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Reforming Education Using Lean Thinking

January 25, 2015

Being trained in the management system inspired by Toyota, referred to as Lean Thinking, has guided my approach to addressing Adverse Childhood Experiences, or developmental trauma. I thought I would take a Lean Thinking approach to addressing education reform. Here is what I came up with.

The problem statement I developed is fairly broad. It says that our education system is expensive, managed almost exclusive using a top down command and control system, does not flow, and produces a high percentage of defective work, as measured by the rate of dropouts and poor performance on academic testing.

A Root Cause analysis is also broad, and complicated by my inability to utilize a Kaizen to map out the process. So I am relying on my experience as a parent to ask the 5 Whys that we use in Kaizen.

My 5 Why’s led me to 3 possible inputs that produce the defects. They include 1) developmental trauma (Adverse Childhood Experiences); 2) nutrition deficits; and 3) academic proficiency. There are likely others, but the Lean Thinking process takes you to your level of current expertise, and mine I acknowledge is not very high.

Our only measurement system currently in place for education is through grading and assessment testing. Once a student is placed into a specific grade, they flow with that grade—not according to achievement and present ability. Classes do not flow either. All students progress at the same rate. Training is conducted by batch. The class is the batch, both as to grade and subject.

No assessments are conducted for developmental trauma impediments to learning. No nutritional deficits are considered when looking at achievement levels. Research into each topic on the influence they exert on education levels would lead one to conclude that we should consider the impact of trauma and nutrition on learning. In fact, teaching may be a lesser input considering the impact trauma and nutrition might have in helping remove a student from the classroom. Trauma affects social, emotional and behavioral development. Any of these domains can affect the ability of a student to learn.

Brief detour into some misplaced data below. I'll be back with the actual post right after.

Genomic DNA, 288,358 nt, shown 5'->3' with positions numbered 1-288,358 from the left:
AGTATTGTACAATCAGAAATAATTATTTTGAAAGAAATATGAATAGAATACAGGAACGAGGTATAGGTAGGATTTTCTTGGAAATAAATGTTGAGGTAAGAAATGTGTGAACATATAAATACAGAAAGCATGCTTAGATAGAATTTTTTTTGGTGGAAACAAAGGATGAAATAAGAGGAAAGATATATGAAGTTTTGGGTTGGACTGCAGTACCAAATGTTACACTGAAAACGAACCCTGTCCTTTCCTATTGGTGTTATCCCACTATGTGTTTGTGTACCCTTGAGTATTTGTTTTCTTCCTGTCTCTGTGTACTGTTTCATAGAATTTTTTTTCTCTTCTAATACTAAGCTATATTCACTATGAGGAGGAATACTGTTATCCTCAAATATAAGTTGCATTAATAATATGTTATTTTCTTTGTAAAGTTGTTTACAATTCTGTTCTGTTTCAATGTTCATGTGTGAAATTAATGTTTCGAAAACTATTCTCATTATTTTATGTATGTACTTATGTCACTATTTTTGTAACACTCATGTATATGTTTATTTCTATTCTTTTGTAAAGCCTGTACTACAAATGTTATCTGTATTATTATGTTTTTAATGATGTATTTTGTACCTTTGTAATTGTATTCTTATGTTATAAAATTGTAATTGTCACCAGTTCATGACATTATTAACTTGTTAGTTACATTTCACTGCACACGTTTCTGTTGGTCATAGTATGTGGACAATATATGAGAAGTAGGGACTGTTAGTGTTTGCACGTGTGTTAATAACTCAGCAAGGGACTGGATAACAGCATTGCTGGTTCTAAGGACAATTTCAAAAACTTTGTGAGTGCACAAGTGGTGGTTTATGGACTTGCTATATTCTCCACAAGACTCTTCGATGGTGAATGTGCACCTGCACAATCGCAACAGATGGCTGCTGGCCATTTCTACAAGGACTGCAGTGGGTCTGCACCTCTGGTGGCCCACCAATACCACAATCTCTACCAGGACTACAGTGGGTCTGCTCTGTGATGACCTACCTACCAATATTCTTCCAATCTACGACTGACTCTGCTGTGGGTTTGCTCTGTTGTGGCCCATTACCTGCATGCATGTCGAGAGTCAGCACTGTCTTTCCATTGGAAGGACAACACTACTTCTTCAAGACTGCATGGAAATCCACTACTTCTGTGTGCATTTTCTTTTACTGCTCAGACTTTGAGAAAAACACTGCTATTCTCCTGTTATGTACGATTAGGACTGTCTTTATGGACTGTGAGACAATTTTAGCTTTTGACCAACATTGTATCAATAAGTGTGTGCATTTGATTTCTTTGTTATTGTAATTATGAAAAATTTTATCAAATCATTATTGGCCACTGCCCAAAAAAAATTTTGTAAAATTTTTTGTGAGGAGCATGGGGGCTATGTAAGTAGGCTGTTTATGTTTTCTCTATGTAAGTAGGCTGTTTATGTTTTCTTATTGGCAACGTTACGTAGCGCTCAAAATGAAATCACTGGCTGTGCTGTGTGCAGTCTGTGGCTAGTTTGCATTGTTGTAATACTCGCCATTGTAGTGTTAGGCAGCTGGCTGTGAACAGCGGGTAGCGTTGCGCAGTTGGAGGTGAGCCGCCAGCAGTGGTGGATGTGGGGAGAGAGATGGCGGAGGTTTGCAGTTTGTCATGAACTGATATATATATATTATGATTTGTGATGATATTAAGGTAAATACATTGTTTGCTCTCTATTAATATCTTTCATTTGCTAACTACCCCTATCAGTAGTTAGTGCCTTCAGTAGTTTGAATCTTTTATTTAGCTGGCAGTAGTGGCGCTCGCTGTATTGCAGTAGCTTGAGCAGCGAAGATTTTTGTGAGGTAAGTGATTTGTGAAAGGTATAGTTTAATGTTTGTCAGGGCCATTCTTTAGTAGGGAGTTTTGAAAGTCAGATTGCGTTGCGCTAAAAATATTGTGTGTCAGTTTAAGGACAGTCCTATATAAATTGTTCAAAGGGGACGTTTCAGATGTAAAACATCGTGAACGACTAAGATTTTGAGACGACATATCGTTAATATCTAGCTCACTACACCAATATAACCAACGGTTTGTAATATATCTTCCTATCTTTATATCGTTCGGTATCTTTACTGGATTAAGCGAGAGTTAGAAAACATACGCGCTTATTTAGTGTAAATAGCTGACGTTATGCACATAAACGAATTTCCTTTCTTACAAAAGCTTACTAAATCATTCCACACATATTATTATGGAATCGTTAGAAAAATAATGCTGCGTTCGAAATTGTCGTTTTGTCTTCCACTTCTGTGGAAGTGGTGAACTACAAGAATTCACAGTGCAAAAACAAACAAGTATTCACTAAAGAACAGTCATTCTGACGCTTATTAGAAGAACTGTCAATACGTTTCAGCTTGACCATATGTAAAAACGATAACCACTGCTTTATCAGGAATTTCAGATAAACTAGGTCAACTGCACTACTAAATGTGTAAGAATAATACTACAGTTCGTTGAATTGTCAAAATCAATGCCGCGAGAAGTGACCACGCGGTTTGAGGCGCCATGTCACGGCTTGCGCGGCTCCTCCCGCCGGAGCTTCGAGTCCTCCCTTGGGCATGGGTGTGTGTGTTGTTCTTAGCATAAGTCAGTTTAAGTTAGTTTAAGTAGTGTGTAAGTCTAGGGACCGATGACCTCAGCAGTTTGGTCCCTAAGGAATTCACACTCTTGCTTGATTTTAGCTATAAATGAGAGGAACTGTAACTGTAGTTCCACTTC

So what are possible solutions? I believe assessment for trauma and nutrition should be included in how we assess students for determining their class selection. When either impacts the student’s ability to learn, we should train the student on both the impact of trauma or nutrition on their performance and do all we can to develop a strategy for improvement and assist their improvement efforts. We can also provide supplemental nutrition and healing assistance for trauma.

We can also help education flow better by discontinuing the batch teaching and arrange for flow training. If we have standard work for learning, we can train to the standard work and allow the students to move at a pace of their own choosing. If they are advancing fairly rapidly in one area, they should be allowed to move to lessons at the pace of their advancement. We should also consider the benefits of practice and allow more time for students to repeat the material until master.

I am sure that there is so much more that can be done. I would like to encourage a progressive school district to try this and see if we can benefit all of our students. By using a comprehensive problem solving tool like Kaizen, with a team that includes students, parents, teachers and administrators, perhaps we can revolutionize education.

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